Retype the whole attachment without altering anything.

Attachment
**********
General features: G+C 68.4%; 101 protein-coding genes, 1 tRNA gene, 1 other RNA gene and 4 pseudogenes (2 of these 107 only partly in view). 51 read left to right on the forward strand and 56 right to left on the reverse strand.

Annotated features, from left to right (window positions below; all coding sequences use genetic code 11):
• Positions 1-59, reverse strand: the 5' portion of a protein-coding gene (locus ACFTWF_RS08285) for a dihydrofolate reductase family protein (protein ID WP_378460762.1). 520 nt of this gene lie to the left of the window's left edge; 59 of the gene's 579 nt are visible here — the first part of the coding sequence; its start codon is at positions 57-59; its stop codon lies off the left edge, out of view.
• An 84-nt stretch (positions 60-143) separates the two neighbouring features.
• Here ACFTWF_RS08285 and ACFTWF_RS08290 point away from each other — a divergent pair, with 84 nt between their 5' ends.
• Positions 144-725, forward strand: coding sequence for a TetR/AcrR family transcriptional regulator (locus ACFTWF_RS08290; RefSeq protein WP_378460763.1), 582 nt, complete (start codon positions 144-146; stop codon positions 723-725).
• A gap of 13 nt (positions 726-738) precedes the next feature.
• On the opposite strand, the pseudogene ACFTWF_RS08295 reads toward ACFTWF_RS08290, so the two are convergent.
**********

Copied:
General features: G+C 68.4%; 101 protein-coding genes, 1 tRNA gene, 1 other RNA gene and 4 pseudogenes (2 of these 107 only partly in view). 51 read left to right on the forward strand and 56 right to left on the reverse strand.

Annotated features, from left to right (window positions below; all coding sequences use genetic code 11):
• Positions 1-59, reverse strand: the 5' portion of a protein-coding gene (locus ACFTWF_RS08285) for a dihydrofolate reductase family protein (protein ID WP_378460762.1). 520 nt of this gene lie to the left of the window's left edge; 59 of the gene's 579 nt are visible here — the first part of the coding sequence; its start codon is at positions 57-59; its stop codon lies off the left edge, out of view.
• An 84-nt stretch (positions 60-143) separates the two neighbouring features.
• Here ACFTWF_RS08285 and ACFTWF_RS08290 point away from each other — a divergent pair, with 84 nt between their 5' ends.
• Positions 144-725, forward strand: coding sequence for a TetR/AcrR family transcriptional regulator (locus ACFTWF_RS08290; RefSeq protein WP_378460763.1), 582 nt, complete (start codon positions 144-146; stop codon positions 723-725).
• A gap of 13 nt (positions 726-738) precedes the next feature.
• On the opposite strand, the pseudogene ACFTWF_RS08295 reads toward ACFTWF_RS08290, so the two are convergent.